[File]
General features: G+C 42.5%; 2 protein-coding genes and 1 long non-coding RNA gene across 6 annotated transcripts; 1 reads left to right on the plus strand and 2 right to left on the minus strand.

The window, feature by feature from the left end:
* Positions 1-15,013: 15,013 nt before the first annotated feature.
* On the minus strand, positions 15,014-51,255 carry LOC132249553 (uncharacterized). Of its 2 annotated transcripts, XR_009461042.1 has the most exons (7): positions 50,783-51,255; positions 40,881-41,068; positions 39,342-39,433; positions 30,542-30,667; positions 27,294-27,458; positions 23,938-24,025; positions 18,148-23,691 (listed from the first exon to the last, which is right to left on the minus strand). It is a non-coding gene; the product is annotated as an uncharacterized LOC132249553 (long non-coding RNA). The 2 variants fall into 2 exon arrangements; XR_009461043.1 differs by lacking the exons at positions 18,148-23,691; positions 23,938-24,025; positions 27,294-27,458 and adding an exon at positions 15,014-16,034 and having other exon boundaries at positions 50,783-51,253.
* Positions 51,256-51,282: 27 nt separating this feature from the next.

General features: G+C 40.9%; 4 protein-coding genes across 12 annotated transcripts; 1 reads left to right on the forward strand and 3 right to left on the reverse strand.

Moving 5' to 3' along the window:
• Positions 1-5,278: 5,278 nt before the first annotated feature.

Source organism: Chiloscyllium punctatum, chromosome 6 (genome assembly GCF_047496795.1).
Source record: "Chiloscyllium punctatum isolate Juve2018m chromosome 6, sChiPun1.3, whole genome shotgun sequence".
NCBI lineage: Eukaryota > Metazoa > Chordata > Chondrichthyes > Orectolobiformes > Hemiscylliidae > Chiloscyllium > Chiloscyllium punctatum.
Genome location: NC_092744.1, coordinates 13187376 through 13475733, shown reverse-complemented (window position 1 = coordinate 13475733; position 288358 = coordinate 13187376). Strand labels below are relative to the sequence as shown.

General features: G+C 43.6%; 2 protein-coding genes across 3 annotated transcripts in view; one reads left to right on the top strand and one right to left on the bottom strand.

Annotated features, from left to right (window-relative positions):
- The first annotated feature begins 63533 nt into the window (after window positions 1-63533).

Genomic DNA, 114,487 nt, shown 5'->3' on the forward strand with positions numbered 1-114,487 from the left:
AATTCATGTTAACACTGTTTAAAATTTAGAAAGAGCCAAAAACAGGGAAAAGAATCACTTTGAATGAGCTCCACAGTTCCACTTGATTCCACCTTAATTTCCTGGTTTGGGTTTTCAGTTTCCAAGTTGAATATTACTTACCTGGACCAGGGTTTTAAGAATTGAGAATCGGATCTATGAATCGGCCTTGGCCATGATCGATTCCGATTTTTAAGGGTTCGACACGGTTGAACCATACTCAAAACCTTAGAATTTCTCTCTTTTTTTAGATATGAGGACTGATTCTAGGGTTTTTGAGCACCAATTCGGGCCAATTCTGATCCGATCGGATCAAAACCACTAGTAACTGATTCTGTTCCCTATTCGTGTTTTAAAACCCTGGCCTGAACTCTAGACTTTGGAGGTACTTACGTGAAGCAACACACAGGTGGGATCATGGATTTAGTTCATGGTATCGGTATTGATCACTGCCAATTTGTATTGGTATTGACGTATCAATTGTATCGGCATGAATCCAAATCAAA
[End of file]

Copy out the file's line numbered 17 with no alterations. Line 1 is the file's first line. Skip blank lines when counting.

AATTCATGTTAACACTGTTTAAAATTTAGAAAGAGCCAAAAACAGGGAAAAGAATCACTTTGAATGAGCTCCACAGTTCCACTTGATTCCACCTTAATTTCCTGGTTTGGGTTTTCAGTTTCCAAGTTGAATATTACTTACCTGGACCAGGGTTTTAAGAATTGAGAATCGGATCTATGAATCGGCCTTGGCCATGATCGATTCCGATTTTTAAGGGTTCGACACGGTTGAACCATACTCAAAACCTTAGAATTTCTCTCTTTTTTTAGATATGAGGACTGATTCTAGGGTTTTTGAGCACCAATTCGGGCCAATTCTGATCCGATCGGATCAAAACCACTAGTAACTGATTCTGTTCCCTATTCGTGTTTTAAAACCCTGGCCTGAACTCTAGACTTTGGAGGTACTTACGTGAAGCAACACACAGGTGGGATCATGGATTTAGTTCATGGTATCGGTATTGATCACTGCCAATTTGTATTGGTATTGACGTATCAATTGTATCGGCATGAATCCAAATCAAA